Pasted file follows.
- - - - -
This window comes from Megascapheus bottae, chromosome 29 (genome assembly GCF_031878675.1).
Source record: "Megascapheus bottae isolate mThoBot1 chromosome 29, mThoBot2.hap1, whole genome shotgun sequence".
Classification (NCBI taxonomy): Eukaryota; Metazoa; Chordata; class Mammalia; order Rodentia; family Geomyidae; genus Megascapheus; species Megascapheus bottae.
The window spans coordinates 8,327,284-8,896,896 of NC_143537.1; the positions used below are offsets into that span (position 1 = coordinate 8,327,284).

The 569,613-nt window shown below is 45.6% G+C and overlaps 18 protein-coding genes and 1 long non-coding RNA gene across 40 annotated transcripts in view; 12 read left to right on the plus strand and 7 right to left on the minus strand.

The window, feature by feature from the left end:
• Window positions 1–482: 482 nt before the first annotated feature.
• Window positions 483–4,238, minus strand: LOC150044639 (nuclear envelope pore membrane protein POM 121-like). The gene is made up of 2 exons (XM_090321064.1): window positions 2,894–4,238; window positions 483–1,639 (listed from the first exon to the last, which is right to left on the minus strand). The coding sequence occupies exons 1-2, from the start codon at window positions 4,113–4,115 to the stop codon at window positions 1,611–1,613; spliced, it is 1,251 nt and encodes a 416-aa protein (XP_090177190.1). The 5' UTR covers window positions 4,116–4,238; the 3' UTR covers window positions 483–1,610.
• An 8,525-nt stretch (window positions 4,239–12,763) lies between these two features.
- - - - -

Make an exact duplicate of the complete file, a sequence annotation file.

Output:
This window comes from Megascapheus bottae, chromosome 29 (genome assembly GCF_031878675.1).
Source record: "Megascapheus bottae isolate mThoBot1 chromosome 29, mThoBot2.hap1, whole genome shotgun sequence".
Classification (NCBI taxonomy): Eukaryota; Metazoa; Chordata; class Mammalia; order Rodentia; family Geomyidae; genus Megascapheus; species Megascapheus bottae.
The window spans coordinates 8,327,284-8,896,896 of NC_143537.1; the positions used below are offsets into that span (position 1 = coordinate 8,327,284).

The 569,613-nt window shown below is 45.6% G+C and overlaps 18 protein-coding genes and 1 long non-coding RNA gene across 40 annotated transcripts in view; 12 read left to right on the plus strand and 7 right to left on the minus strand.

The window, feature by feature from the left end:
• Window positions 1–482: 482 nt before the first annotated feature.
• Window positions 483–4,238, minus strand: LOC150044639 (nuclear envelope pore membrane protein POM 121-like). The gene is made up of 2 exons (XM_090321064.1): window positions 2,894–4,238; window positions 483–1,639 (listed from the first exon to the last, which is right to left on the minus strand). The coding sequence occupies exons 1-2, from the start codon at window positions 4,113–4,115 to the stop codon at window positions 1,611–1,613; spliced, it is 1,251 nt and encodes a 416-aa protein (XP_090177190.1). The 5' UTR covers window positions 4,116–4,238; the 3' UTR covers window positions 483–1,610.
• An 8,525-nt stretch (window positions 4,239–12,763) lies between these two features.